EVICTION NOTICE: Tank shed must be moved, says Transport Canada

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By Adam Brazeau

CORNWALL, Ontario - A portable shed used by community activists as a headquarters to protest chemical tanks under construction is getting evicted.

But protesters who built the shed have a message of their own: no way.

City council candidate Mark MacDonald was handed a Transport Canada letter by Cornwall police at a press conference Thursday, which mandates the removal of the shed by Friday.

"All of a sudden now we have 24 hours to move it...which is just ridiculous," said MacDonald, who added the shed is going nowhere. "This will definitely not be moving within the timeline set out by Transport Canada."

Roughly 10 people gathered at noon hour to officially open the shelter to the public with a ribbon-cutting by Cornwall resident Glen Whitford, who suffers from cerebral palsy.

MacDonald said Whitford was the ideal candidate to launch the opening of the small group's protest headquarters since he too was dealing with a government issue, which offered few answers and little resolve.

Whitford considered the waterfront tanks a fiasco that will ultimately waste taxpayer dollars.

"The government says they have no money…and they don't want to help their own people. What's wrong with the system?" said Whitford.

Whitford said his current living conditions through Cornwall Housing are not fully equipped to accommodate his wheelchair.

"There should be more houses and a better setup for everyone like myself."

The portable shed was erected on Monday by MacDonald and volunteers.

Work continues at the site despite a stop-work order issued by the city.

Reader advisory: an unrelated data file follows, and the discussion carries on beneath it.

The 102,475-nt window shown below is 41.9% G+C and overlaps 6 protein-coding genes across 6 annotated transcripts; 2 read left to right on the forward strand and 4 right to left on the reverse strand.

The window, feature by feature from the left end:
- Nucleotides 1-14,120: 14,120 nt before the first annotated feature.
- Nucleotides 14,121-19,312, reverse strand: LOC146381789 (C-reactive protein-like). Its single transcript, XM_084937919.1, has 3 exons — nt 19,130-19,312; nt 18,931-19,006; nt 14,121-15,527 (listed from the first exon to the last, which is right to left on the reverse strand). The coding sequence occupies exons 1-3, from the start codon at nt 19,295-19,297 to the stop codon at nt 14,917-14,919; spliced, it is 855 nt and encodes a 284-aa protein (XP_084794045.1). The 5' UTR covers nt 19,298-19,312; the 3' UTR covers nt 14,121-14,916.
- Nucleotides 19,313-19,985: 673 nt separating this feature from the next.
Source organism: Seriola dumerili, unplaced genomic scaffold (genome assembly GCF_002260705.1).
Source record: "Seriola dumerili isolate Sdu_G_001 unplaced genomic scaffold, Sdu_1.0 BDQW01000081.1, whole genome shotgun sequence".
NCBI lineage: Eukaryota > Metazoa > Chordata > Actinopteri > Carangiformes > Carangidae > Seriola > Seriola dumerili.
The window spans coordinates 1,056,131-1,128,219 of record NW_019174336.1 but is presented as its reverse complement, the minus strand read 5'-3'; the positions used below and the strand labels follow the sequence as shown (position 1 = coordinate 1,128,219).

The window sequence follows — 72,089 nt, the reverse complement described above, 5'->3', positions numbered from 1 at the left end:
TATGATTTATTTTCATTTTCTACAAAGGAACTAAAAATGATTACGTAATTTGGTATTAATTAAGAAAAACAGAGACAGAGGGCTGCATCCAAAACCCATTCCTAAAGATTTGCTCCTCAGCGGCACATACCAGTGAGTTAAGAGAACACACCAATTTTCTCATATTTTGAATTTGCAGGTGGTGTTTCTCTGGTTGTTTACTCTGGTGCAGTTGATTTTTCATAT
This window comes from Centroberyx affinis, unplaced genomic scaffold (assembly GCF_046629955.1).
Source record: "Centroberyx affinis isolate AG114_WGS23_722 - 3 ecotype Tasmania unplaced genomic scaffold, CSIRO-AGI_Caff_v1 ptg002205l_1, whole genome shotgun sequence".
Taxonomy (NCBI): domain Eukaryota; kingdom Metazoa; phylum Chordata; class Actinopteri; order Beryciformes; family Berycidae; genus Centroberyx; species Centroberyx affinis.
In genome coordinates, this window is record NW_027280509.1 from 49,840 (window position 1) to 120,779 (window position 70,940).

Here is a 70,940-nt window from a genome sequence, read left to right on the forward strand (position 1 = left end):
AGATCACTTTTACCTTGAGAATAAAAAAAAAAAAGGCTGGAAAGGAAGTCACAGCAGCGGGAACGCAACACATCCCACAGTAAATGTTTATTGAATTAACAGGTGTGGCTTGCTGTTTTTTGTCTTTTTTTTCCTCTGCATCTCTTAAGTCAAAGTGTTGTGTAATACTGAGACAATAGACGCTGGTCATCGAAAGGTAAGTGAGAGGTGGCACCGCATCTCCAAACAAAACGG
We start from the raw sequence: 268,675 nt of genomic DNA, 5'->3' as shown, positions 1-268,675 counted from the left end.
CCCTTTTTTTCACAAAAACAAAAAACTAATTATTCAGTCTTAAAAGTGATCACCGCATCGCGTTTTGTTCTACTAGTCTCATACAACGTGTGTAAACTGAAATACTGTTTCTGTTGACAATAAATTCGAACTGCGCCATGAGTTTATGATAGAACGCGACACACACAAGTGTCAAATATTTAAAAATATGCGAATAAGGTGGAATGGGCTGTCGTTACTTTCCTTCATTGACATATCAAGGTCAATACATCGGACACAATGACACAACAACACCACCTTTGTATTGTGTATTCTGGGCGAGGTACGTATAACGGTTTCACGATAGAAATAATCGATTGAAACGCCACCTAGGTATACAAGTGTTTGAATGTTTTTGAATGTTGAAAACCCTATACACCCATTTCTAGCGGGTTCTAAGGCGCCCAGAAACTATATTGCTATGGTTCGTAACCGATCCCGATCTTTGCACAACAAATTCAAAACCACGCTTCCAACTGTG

Chuck Charlebois, founder of Groupe Renaissance Group, spoke to the small crowd of activists and local media about his frustrations over the lack of communication from the federal government and Trillium Distribution (the company leasing the property) with local residents.

"What we're trying to do is get attention to this problem and nobody is listening," said Charlebois. "You can't have everybody against a project and you continue construction as we speak and as we're negotiating - that's against all principles of negotiation."

Charlebois felt strongly that the public outcry over the waterfront tanks from local residents and multiple agencies including Renaissance Group, Cornwall Chamber of Commerce, and Le Village Business Improvement Area have been ignored by the key players involved.

"We need these people to say there was a mistake made in Cornwall and we're going to own up to the mistake and we're going to respect the will of the citizens of Cornwall," he said.

Three other Cornwall council candidates were in attendance: Guy St-Jean, Geoff Stephenson, and Brock Frost.

St-Jean lives in the Cotton Mills condo building near the pair of waterfront storage tanks.

"On behalf of the Cotton Mills residents, it's very disturbing what's happening," said St- Jean. "It's a huge slap in the face to have to go through this whole process. I'm here to support Chuck Charlebois' vision of Cornwall's waterfront."

At 4 p.m., MacDonald responded to an e-mail from acting Inspector Shawna Spowart of the Cornwall police, which had Transport Canada's ultimatum letter attached.

"My response to the Transport Canada notice is, I don't intend on moving anything anywhere until the public gets a straight answer," he said. "Also, I have locked the protest HQ and there are no further demonstrations planned."

Organizations: Transport Canada

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